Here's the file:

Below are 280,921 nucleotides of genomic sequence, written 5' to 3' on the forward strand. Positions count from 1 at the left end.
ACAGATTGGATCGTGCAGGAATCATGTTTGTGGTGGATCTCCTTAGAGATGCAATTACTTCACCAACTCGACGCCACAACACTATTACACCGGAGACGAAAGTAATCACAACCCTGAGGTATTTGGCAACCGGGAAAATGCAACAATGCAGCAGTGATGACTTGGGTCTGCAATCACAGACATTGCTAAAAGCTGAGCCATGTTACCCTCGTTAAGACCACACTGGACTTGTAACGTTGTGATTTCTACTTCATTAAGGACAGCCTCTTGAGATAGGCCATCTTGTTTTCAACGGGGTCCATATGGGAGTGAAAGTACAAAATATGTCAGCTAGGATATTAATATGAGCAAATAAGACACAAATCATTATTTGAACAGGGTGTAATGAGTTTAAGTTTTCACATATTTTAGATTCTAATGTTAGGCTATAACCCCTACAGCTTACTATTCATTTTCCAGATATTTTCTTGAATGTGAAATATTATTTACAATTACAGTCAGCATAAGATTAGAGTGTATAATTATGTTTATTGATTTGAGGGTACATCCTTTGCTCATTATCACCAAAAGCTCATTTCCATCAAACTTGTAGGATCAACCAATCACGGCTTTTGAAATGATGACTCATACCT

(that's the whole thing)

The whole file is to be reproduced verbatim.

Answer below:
Below are 280,921 nucleotides of genomic sequence, written 5' to 3' on the forward strand. Positions count from 1 at the left end.
ACAGATTGGATCGTGCAGGAATCATGTTTGTGGTGGATCTCCTTAGAGATGCAATTACTTCACCAACTCGACGCCACAACACTATTACACCGGAGACGAAAGTAATCACAACCCTGAGGTATTTGGCAACCGGGAAAATGCAACAATGCAGCAGTGATGACTTGGGTCTGCAATCACAGACATTGCTAAAAGCTGAGCCATGTTACCCTCGTTAAGACCACACTGGACTTGTAACGTTGTGATTTCTACTTCATTAAGGACAGCCTCTTGAGATAGGCCATCTTGTTTTCAACGGGGTCCATATGGGAGTGAAAGTACAAAATATGTCAGCTAGGATATTAATATGAGCAAATAAGACACAAATCATTATTTGAACAGGGTGTAATGAGTTTAAGTTTTCACATATTTTAGATTCTAATGTTAGGCTATAACCCCTACAGCTTACTATTCATTTTCCAGATATTTTCTTGAATGTGAAATATTATTTACAATTACAGTCAGCATAAGATTAGAGTGTATAATTATGTTTATTGATTTGAGGGTACATCCTTTGCTCATTATCACCAAAAGCTCATTTCCATCAAACTTGTAGGATCAACCAATCACGGCTTTTGAAATGATGACTCATACCT